Next Article in Journal
Food Patterns According to Sociodemographics, Physical Activity, Sleeping and Obesity in Portuguese Children
Next Article in Special Issue
A Multidisciplinary Investigation of a Polycythemia Vera Cancer Cluster of Unknown Origin
Previous Article in Journal
Beer and its Non-Alcoholic Compounds: Role in Pancreatic Exocrine Secretion, Alcoholic Pancreatitis and Pancreatic Carcinoma
Previous Article in Special Issue
Leg Length, Body Proportion, and Health: A Review with a Note on Beauty
Int. J. Environ. Res. Public Health 2010, 7(3), 1105-1120; doi:10.3390/ijerph7031105

Human Amebiasis: Breaking the Paradigm?

1,* , 1,2
1 Department of Experimental Medicine, Faculty of Medicine, National Autonomous University of Mexico (UNAM), Mexico City, 04510, Mexico 2 Department of Zoology, ENCB, National Polytechnic Institute (IPN), México City, 11340, Mexico 3 Department of Morphology, Laboratory of Parasitology, Federal University of Sergipe, Aracaju, Sergipe, 49100-000, Brazil 4 Department of Infectomic and Molecular Pathogenesis, (CINVESTAV), Mexico City, 07360, Mexico 5 Department of Chemistry and Biological Science, University of Sonora (UNISON), Hermosillo, Sonora, 83000, Mexico 6 Department of Parasitology, Institute for Biological Sciences, Federal University of Minas Gerais, Minas Gerais, Belo Horizonte, 31270-901, Brazil
* Author to whom correspondence should be addressed.
Received: 19 December 2009 / Revised: 2 February 2010 / Accepted: 8 March 2010 / Published: 16 March 2010
(This article belongs to the Special Issue Advances in Epidemiology)
View Full-Text   |   Download PDF [464 KB, uploaded 19 June 2014]   |  


For over 30 years it has been established that the Entamoeba histolytica protozoan included two biologically and genetically different species, one with a pathogenic phenotype called E. histolytica and the other with a non-pathogenic phenotype called Entamoeba dispar. Both of these amoebae species can infect humans. E. histolytica has been considered as a potential pathogen that can cause serious damage to the large intestine (colitis, dysentery) and other extraintestinal organs, mainly the liver (amebic liver abscess), whereas E. dispar is a species that interacts with humans in a commensal relationship, causing no symptoms or any tissue damage. This paradigm, however, should be reconsidered or re-evaluated. In the present work, we report the detection and genotyping of E. dispar sequences of DNA obtained from patients with amebic liver abscesses, including the genotyping of an isolate obtained from a Brazilian patient with a clinical diagnosis of intestinal amebiasis that was previously characterized as an E. dispar species. The genetic diversity and phylogenetic analysis performed by our group has shown the existence of several different genotypes of E. dispar that can be associated to, or be potentiality responsible for intestinal or liver tissue damage, similar to that observed with E. histolytica.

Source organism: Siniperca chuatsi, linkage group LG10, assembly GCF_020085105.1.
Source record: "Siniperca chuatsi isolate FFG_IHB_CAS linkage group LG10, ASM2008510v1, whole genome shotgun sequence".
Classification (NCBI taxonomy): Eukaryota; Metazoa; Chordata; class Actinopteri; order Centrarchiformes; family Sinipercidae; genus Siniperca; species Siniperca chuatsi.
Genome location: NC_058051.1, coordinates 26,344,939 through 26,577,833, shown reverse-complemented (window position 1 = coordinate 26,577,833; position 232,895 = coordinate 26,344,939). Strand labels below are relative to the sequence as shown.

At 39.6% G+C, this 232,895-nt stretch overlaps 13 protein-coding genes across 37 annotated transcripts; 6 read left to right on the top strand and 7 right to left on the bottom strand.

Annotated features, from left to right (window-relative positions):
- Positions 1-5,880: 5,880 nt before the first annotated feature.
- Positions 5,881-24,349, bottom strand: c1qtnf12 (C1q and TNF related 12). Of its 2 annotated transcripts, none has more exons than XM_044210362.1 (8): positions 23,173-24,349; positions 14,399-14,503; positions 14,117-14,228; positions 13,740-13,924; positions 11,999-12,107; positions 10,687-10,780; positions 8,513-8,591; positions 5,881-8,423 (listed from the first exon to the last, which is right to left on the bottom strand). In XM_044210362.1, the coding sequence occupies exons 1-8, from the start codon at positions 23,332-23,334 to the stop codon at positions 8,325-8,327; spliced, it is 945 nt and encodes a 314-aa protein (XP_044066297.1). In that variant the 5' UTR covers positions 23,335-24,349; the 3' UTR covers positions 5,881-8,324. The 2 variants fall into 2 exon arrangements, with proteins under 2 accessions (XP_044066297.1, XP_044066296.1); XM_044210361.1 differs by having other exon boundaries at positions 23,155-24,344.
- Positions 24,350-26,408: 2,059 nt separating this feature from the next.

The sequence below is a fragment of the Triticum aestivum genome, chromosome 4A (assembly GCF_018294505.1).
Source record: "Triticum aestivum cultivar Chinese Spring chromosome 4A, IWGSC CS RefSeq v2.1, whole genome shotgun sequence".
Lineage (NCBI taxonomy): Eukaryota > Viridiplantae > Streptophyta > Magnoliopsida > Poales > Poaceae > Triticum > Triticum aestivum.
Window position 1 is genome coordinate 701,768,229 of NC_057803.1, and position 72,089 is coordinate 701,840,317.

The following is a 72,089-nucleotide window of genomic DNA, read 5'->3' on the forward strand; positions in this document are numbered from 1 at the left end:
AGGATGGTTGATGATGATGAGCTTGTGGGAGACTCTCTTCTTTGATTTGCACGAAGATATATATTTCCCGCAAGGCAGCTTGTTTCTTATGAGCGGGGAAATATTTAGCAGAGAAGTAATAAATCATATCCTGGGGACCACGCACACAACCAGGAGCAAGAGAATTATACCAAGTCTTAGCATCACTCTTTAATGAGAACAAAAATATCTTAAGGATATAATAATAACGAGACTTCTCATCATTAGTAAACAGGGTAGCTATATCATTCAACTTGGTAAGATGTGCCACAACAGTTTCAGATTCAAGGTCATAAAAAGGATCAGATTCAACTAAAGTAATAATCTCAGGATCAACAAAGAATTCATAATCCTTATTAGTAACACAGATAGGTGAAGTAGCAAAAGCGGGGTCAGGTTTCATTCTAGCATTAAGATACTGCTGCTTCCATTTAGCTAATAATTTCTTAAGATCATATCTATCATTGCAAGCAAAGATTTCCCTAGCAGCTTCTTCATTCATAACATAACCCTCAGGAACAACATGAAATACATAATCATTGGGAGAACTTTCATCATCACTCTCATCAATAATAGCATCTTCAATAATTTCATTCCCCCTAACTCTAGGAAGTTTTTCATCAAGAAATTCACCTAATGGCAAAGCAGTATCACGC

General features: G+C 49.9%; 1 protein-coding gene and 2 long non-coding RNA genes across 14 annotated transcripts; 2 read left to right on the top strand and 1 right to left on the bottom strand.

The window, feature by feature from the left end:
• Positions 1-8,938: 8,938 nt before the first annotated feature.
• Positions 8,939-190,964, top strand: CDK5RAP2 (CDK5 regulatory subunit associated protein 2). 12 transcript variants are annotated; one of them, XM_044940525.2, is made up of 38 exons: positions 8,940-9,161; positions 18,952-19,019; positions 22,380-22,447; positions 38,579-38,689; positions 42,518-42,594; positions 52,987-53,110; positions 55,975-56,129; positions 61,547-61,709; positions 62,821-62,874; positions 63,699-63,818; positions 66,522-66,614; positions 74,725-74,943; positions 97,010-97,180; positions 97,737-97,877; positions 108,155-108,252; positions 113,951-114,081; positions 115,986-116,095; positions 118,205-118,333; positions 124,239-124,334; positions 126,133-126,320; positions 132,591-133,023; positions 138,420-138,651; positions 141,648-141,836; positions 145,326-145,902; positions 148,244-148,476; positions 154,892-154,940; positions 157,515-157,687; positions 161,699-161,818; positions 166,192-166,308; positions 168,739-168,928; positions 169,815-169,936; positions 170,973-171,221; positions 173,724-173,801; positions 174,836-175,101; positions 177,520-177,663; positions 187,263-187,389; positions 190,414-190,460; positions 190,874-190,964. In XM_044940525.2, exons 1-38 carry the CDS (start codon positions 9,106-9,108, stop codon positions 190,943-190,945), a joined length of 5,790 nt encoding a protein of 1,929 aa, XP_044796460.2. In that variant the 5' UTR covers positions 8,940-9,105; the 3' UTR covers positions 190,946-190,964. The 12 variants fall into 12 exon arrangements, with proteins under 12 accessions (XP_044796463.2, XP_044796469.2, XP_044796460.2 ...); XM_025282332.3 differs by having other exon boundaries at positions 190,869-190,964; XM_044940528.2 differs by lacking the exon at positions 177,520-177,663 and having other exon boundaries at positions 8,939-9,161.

Keywords: human amebiasis; E. histolytica; E. dispar;genetic diversity; phylogeny human amebiasis; E. histolytica; E. dispar; genetic diversity; phylogeny
This is an open access article distributed under the Creative Commons Attribution License (CC BY 3.0).

Supplementary material


Share & Cite This Article

Further Mendeley | CiteULike
Export to BibTeX |
EndNote |
MDPI and ACS Style

Ximénez, C.; Cerritos, R.; Rojas, L.; Dolabella, S.; Morán, P.; Shibayama, M.; González, E.; Valadez, A.; Hernández, E.; Valenzuela, O.; Limón, A.; Partida, O.; Silva, E.F. Human Amebiasis: Breaking the Paradigm? Int. J. Environ. Res. Public Health 2010, 7, 1105-1120.

View more citation formats

Related Articles

Article Metrics

For more information on the journal, click here


[Return to top]
Int. J. Environ. Res. Public Health EISSN 1660-4601 Published by MDPI AG, Basel, Switzerland RSS E-Mail Table of Contents Alert